By Laurie Fullerton

RHADC Bermuda- June 19, 2017: Bostonian G.J. “Chip” Bradish and his crew of three—Max Mulhern (Navigator), George Dyroff (Watch Captain) and Peter Sidewater (Crew) topped the overall awards list this year with the performance of his Class D, “Selkie”, a Morris Yachts Ocean. They took home the Founders Trophy, awarded to the yacht with the best overall corrected time, and BYC Polaris Trophy awarded to the yacht with the best celestially-navigated performance.


“Selkie” also won the L. Byron Kingery Jr. Memorial Trophy for the best performance by a short-handed yacht with a three or four person crew, First Place in Class D, and The Hinckley/Morris Class Trophy, along with the Navigator’s Trophy awarded to its navigator Max Mulhern of Cambridge MA who had the best celestially-navigated performance.

His excellency John Rankin CMG, the Governor of Bermuda and Royal Hamilton Amateur Dinghy Club Commodore Neil Redburn presented the trophies and awards at the Dinghy Club Saturday evening. Of the 50 entries, 38 completed the race. A full LIST of prizes and trophies is available at PRIZES

The 40th anniversary and the 21st running of the biennial Marion Bermuda Race will go down as a light air battle to the finish. With the Bermuda high shutting down the breeze about 100 miles from the finish, the racing was a test of patience among the classes with sail trim, good navigating and sniffing out the breeze ultimately giving the win to the most focused, light air masters.

“We prepared for quite a long time for this race, and spent a lot of winter and spring weekends going over the course, and then trained on the water as the weather got better,” Bradish said. “It is a very solid boat and we had an excellent crew and of course our navigator did an amazing job.”
As the Marion Bermuda race also encourages and recognizes youth sailors, the Offshore Youth Challenge Trophy went to “Integrity,” a Navy 44 MK II STC, skippered by first class midshipman Christopher Cantillo from the Naval Academy in Annapolis, MD. This was Cantillo’s second Marion to Bermuda race, which he raced in 2015 as assistant navigator. He came back this year as skipper.
The navy team used dead reckoning and celestial navigation with midshipman Joshua Corbett and Cassidy O’Brien benefiting from the particularly still waters and bright night sky that characterized this year’s race.
“The crew did a phenomenal job, and I attribute all of our success to their hard work,” said Cantillo.  “Our second in command Rob Thyberg did a great job through some of the most mentally taxing parts of the race."

"Our two navigators," he added, "kept us exactly where we wanted to be using nothing but a sextant and dead reckoning. It was a really impressive display of practical navigation at sea, and their performance is a testament to their own skill as sailors and the quality of our training at the Naval Academy. All in all, I cannot express how happy I am for the crew. I did this race two years ago aboard NA-23 “Defiance” and my crew earned 2nd in class that year. It felt great to come back to Bermuda and to enjoy this beautiful island.”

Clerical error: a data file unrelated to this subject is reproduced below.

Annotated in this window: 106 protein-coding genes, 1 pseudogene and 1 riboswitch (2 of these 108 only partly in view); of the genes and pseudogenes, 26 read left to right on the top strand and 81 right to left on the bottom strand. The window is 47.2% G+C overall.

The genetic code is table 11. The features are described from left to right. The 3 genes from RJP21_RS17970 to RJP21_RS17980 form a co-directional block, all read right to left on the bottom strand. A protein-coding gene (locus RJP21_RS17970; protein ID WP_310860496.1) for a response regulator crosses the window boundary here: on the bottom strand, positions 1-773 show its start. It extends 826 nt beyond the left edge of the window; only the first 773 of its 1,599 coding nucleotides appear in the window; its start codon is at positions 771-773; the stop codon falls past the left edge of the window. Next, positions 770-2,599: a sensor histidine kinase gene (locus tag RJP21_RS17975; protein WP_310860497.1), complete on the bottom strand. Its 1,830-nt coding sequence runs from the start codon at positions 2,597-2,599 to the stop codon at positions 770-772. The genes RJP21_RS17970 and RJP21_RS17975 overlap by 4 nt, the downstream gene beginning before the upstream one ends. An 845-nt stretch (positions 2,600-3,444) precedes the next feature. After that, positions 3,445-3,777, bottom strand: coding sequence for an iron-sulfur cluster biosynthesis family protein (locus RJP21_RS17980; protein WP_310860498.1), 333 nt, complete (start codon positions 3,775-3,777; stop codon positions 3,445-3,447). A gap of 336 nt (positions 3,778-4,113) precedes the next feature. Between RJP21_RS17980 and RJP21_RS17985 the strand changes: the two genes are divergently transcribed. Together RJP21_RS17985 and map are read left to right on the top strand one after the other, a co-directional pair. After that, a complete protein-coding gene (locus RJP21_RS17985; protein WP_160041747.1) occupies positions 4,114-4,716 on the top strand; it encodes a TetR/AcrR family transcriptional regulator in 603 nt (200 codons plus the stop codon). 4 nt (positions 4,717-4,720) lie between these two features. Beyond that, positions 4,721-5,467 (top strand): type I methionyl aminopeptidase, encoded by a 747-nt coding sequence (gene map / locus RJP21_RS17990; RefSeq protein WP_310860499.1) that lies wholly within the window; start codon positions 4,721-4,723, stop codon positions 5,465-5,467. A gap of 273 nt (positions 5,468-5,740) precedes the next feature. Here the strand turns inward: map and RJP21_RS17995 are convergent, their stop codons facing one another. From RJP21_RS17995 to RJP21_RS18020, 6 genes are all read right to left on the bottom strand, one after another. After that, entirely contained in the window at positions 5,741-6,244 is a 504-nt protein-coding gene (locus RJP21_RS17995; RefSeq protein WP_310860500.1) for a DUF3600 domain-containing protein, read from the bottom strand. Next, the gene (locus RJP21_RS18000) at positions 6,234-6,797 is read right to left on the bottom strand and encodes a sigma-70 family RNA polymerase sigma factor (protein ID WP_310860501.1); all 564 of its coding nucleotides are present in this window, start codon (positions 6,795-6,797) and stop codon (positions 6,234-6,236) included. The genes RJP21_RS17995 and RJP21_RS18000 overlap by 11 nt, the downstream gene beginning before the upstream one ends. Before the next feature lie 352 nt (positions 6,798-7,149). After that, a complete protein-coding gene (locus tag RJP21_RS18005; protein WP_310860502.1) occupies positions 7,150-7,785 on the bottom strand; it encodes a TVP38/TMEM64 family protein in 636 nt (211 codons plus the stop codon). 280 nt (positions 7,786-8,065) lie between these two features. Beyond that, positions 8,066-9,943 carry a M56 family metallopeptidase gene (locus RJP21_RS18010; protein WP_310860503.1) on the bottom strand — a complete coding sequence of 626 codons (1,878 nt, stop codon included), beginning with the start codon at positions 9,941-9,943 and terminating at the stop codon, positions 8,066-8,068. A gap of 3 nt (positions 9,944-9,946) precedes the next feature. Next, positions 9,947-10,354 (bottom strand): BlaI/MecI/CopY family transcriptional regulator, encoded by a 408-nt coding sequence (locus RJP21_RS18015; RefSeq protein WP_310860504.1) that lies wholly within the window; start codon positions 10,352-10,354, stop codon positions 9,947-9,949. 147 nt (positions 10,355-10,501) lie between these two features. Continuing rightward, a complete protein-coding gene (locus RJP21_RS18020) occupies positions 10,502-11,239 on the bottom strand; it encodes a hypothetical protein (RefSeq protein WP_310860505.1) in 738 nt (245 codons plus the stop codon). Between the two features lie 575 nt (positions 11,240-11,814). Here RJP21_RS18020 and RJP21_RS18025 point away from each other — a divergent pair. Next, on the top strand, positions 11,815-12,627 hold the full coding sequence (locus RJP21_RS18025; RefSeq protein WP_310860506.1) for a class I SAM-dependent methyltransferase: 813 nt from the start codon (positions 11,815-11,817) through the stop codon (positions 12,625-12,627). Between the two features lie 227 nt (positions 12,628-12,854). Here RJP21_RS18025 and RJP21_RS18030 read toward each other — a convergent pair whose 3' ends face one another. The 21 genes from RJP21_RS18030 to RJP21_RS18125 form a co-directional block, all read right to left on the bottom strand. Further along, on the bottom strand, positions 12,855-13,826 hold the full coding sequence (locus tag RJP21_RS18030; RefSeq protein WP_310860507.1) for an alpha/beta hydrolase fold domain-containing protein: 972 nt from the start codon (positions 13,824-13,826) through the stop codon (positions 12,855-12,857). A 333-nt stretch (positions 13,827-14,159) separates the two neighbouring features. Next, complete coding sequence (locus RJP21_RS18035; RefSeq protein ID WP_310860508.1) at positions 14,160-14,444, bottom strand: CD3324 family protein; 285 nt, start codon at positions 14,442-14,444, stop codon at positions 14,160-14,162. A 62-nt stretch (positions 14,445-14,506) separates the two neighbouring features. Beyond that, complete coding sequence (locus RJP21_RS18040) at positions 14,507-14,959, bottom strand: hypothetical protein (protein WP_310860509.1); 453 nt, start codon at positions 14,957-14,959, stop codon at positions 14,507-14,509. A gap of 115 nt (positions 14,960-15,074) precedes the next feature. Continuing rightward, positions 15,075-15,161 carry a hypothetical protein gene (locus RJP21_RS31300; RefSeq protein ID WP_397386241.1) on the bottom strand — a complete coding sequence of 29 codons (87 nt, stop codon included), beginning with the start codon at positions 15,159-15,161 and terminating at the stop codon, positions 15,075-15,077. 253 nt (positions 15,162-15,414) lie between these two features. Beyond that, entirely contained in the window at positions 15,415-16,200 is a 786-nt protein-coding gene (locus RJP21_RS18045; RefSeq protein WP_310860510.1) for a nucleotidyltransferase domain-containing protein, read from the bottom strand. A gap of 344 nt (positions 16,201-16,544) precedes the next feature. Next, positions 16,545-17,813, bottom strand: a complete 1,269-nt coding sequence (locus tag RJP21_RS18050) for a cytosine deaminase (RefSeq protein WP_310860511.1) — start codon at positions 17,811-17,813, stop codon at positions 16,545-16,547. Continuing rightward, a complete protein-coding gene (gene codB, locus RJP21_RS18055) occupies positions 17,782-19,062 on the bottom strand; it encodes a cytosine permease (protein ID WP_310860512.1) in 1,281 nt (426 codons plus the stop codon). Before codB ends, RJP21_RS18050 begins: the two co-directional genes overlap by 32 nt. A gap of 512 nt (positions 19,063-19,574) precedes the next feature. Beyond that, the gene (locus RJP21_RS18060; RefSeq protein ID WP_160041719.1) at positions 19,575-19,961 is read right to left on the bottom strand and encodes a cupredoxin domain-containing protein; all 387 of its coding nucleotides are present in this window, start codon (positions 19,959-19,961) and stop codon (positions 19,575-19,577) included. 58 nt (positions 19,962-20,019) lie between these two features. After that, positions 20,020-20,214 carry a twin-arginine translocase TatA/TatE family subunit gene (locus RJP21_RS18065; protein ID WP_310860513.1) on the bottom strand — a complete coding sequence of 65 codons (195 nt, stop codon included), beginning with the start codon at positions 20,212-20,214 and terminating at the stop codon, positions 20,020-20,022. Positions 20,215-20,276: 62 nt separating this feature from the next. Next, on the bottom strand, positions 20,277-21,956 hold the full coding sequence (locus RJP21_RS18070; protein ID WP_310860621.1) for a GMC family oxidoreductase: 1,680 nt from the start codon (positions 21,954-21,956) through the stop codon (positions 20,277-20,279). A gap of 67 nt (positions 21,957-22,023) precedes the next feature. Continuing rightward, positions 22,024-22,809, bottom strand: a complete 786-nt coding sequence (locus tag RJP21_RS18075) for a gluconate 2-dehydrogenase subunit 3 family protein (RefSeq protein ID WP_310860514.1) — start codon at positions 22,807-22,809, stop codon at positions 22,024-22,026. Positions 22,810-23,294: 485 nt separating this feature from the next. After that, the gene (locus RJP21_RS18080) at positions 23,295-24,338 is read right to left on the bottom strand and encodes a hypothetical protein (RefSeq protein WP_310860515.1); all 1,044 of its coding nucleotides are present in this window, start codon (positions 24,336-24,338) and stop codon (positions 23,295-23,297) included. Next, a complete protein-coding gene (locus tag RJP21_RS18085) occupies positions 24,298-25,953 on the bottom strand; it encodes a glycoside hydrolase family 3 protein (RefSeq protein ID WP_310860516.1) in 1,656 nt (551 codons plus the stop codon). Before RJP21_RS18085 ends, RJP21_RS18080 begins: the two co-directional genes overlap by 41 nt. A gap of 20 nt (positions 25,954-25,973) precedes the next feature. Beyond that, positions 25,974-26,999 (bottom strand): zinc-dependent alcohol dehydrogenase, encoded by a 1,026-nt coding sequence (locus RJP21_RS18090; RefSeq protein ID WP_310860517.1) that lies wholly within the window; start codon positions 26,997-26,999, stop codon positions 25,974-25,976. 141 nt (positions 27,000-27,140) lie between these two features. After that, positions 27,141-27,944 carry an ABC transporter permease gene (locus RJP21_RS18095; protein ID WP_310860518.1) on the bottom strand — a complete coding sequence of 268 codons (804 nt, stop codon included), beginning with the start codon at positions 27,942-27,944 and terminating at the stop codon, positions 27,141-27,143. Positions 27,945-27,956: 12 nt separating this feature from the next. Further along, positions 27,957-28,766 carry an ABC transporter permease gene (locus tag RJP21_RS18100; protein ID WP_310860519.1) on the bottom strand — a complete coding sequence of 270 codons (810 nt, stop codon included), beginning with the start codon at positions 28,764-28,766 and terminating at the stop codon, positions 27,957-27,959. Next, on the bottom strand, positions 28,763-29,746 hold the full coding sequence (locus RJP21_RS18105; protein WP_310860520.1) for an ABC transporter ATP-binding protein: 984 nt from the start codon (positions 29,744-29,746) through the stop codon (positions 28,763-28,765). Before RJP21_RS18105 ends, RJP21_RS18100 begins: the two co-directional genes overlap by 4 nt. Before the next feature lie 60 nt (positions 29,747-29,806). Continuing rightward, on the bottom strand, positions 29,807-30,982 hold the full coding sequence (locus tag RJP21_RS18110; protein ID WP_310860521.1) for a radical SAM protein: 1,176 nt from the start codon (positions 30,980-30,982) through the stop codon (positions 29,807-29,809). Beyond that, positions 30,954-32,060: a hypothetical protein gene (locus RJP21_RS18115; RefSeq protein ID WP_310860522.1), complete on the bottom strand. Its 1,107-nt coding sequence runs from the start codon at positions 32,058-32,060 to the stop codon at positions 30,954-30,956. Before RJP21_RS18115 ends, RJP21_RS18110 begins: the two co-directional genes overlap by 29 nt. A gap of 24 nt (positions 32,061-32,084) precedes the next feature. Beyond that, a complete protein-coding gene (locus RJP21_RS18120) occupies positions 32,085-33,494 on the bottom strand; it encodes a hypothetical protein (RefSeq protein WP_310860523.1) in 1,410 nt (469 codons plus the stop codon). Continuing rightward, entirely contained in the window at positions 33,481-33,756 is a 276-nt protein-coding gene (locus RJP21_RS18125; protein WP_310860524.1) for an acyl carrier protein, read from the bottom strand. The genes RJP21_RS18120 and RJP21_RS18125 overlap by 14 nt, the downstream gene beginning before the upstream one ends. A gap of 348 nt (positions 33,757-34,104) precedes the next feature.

The Marion Bermuda race has also brought many generations of the same family to its starting line over the course of this race. This year, the Beverly Family Trophy was awarded to the team on board  “Faith and Hope”, a Le Compte Northeast 38 MkII, skippered by James Putnam and Frank Putnam from Hanahan, SC.

The family trophy qualifications consist of a crew of five or more members with all or all but one member from a single household or a single family which includes spouses and grandparents.

James Putnam, who lives in Keene, NH is one of six children. A tradition that brings cousins together began with his father and continues to this day.  The cousins have been sailing together in some capacity since they reached the age of 12. This is the first time they had sailed in a race together, which included three generations from one family and three cousins.

“It is a very important glue for our family... being out on the ocean at the mercy of Mother Nature. It started at a young age,” said James Putnam. His son and nephews whose ages ranged from 29 to 48 also said that “it is something that connects us back to our grandfather and I know he would be proud of us.” In fact, this year the youngest member of the family was ten year old Asahel who said he loved being offshore and is looking forward to having his sister come in two years.   

The next Marion Bermuda Race is scheduled for  Friday, June 14, 2019.

The Marion Bermuda race recognizes the achievements of all women teams and this year was no exception. The Commodore Faith Paulsen Trophy was awarded to the crew of “Etoile” a Stellar sloop, skippered by Anne Kolker from New York City.

For all the competitors, whether they are first timers or returning, the Marion Bermuda race is always filled with a sense of great acheivement. And, for those reaching Bermuda during an America’s Cup year, they were able to sail past a fleet of J Class boats, superyachts, and state of the art America’s Cup boats all competing around the Great Sound and waters off Bermuda.

“Coming down the south channel and passing everything from Jboats to foiling catamarans, there is still a lot of commonality among us – despite wildly varying budgets, we are all sailors,” said John Ring, of Beverly, MA who placed second in Class D.

“The Marion Bermuda race is very much a part of the history and success of the island,” said the Governor of Bermuda John Rankin.  “We congratulate all of you who participated in this race.”

Dave Patton, Marion Bermuda Cruising Yacht Race Association  Trustee's Chairman, invited the sailors to 'save the date' for 2019. "Join us on Friday June 14, 2019 for the 22nd Marion Bermuda Race."

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